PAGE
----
Ahh, the "pivot"--once startup buzzword, now a mainstream mainstay. It seems like you can't open a business magazine these days without a pile of pivots tumbling off the page.
To be fair, evolution for any successful enterprise is undoubtedly a mandate, and there are certainly a multitude of merits to iterative shifts in pursuit of the optimal business model. However, beware of the dark side of the pivot--the unintended consequences on the very people tasked with bringing this ostensibly better version of your business to life.
Be Aware.Sounds silly, but hear me out. The senior leaders most often advocating and defining the pivot are often the least aware of the implications of the pivot on their people. This makes sense, as these same leaders are the ones with their hands on the steering wheel (not to mention typically with an "above average" tolerance for risk).
But take a second and consider the view of John or Jane Q. Employee--while leadership is off calibrating their aim on the new bullseye, what does this change mean to the rank and file? At a divisional level: What does this mean for us and the role we play in the success of the business? Are we more or less critical to the organization? At an individual level: What does this mean for me? My job? My future? My identity? My mortgage? And so on.
After all, there's a reason people used to draw dragons on the edges of maps--it is our nature as humans to be cautious of the unknown. So start by considering the pivot not just from the perspective of the bottom line, but also through the eyes of the people on the front line.
Be Honest.Not all pivots are equal. Yes, some are truly incremental shifts, the search for a slightly new direction, applied tinkering based on historical learnings, customer feedback or the like. But others have more significant implications on the business as a whole.
Consider Groupon, who famously pivoted from their original aim to organize social advocacy campaigns and transformed into a billion dollar daily deal site. Think about how significantly the mission and purpose of that organization shifted--from social advocate to discount dealer. Yikes. Talk about a minor case of whiplash.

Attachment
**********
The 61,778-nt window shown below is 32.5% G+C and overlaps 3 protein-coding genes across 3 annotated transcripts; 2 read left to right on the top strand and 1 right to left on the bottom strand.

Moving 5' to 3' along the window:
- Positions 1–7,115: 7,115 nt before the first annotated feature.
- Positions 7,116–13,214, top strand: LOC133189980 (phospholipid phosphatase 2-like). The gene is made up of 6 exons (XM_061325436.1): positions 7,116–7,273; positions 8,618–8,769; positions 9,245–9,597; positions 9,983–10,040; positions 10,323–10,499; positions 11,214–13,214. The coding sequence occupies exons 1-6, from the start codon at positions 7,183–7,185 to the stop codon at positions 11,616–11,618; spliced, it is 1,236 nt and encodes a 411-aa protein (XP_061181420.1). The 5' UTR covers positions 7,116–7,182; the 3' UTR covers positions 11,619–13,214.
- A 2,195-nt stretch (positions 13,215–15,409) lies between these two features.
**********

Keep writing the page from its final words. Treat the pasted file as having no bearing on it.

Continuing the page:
To be clear, I'm not advocating that businesses resist the urge to evolve into more successful versions of themselves--rather, I'm suggesting that you need to be honest about the implications of your pivot on your business' core purpose and core values.
Gut check time: Are you fundamentally changing your business and what it stands for? Your target audience? Your operational model? Your reason for being? Are the manner or channels in which you are making money going to be radically different? Bottom line, is the reason that people came to work for you in the first place changing in a meaningful way? If so, it's critical to be honest, acknowledge this change, and connect the proverbial dots (and organizational rationale) as best you can.
Be Proactive.Effective leaders play offense--it's that simple. So while you're building out your pivot plan, don't forget to think about every part and parcel of your organization. Consider the implications of this evolution on every functional area--and likewise, on each and every interaction between your organization and its customers.
Work with your leadership team to develop plans--and metrics--across the enterprise. These plans can include anything from communications and incentives to resources and training. The key is that they be a deliberate, proactive thought --not afterthought--as the damage done during a poorly executed evolution of any size or shape can have deleterious implications on a business for a long time.
Bottom line, failure to effectively transition the organization during a pivot can lead to not just a distraction, but also an actual disruption in performance--thereby undermining the very intentions of the pivot in the first place.